Of what I consider the key elements of a healthy, sustainable, physically active lifestyle, building a foundation is undoubtedly number one. The many benefits of building (and maintaining) a solid base include:
- promoting and strengthening body symmetry and alignment
- dramatic improvements in balance and coordination
- injury prevention
- exercise adherence and retention
If you stop reading here, this is the takeaway: you will be more willing to continue exercise and living a healthy lifestyle if you are relatively pain-free, feel stronger and well balanced, can move with ease regardless of age, and avoid injury. All of this is possible — and everyone is capable of this— through building a sound foundational base.
The foundation is consistently built upon (many of times from the ground up) and is comprised of two distinct disciplines: physical and mental.
The physical side is predominantly the application of training, which slowly becomes a lifestyle through consistency. In practice, this training generally consists of slow, controlled movements, with the focus aiming to improve body symmetry (upper/lower half, and left/right sides). During these low-impact movements, attention is focused on balance, muscle contraction and lengthening, and controlled breathing. As respiratory function and body awareness improve, so will alignment and posture — alleviating or eliminating pain, and helping to prevent your body from injury (specifically muscles, joints, tendons and ligaments). Though the physical side is quite obviously required for success, the foundation isn’t necessarily built solely on these strengthening movements.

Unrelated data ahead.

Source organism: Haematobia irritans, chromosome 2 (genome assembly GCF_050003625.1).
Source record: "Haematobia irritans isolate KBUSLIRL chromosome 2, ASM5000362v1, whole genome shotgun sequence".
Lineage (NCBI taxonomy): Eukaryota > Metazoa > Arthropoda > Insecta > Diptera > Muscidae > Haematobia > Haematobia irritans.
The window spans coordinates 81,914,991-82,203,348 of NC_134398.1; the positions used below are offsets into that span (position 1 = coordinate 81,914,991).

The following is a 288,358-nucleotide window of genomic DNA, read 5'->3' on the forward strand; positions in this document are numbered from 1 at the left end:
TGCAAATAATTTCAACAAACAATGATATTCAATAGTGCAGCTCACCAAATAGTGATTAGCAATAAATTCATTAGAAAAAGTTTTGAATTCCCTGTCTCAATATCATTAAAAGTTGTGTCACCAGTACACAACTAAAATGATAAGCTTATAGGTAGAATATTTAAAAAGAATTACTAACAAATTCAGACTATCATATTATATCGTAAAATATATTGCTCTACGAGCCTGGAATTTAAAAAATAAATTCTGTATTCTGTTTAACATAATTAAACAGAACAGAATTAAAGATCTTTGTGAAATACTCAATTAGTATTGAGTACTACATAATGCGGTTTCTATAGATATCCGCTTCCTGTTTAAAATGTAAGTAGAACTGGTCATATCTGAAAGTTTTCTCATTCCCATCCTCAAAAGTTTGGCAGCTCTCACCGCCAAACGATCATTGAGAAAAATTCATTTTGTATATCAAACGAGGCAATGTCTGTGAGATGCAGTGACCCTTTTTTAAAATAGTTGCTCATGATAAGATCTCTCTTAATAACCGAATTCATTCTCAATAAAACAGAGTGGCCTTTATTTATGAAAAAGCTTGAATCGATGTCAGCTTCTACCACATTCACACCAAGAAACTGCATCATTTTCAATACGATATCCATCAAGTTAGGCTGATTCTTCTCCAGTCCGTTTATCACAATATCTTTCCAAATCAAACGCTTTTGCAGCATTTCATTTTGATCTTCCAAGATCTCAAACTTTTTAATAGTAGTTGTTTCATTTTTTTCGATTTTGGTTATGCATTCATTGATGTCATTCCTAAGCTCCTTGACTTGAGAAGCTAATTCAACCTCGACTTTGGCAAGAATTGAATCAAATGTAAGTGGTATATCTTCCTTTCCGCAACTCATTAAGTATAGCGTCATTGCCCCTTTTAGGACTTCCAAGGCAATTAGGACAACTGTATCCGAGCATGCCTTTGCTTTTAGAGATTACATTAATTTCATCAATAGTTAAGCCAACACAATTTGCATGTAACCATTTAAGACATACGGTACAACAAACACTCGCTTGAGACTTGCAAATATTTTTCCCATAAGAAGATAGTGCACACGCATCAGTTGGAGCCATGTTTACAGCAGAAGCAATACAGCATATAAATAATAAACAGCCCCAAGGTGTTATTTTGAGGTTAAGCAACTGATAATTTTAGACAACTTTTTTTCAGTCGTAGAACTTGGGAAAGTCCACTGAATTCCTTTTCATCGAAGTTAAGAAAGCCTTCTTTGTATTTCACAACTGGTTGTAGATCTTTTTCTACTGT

A solid mental mindset is also required, allowing you to understand, and accept, that taking your time — going slow — is the best chance of prolonged success. Though we all want some degree of instant gratification, at some point the initial indulgence usually disappears because of a lack of interest, injury or burn out. We are then left to repeat the vicious cycle until relief has been met yet again (multiplied by infinity, or until we have given up and moved on). Having a base to revert back to when we fail is the differentiating factor to success — helping facilitate a truly motivated, active, and healthy lifestyle for the long haul.
The above picture shows one of thousands of movements that you can incorporate creatively to your own routines. In the photo, I am focusing on body alignment (specifically my shoulders and hips), balance (the majority of body weight is on the front foot), lengthening the spine (instead of keeping it compressed while sitting or standing lazily), and controlling my breathing rate and depth. Though just an example, the idea here is to promote balance, symmetry and coordination. If you can find ways to constantly incorporate foundation building movements and activities similar to this, then you’ll be well ahead of the curve.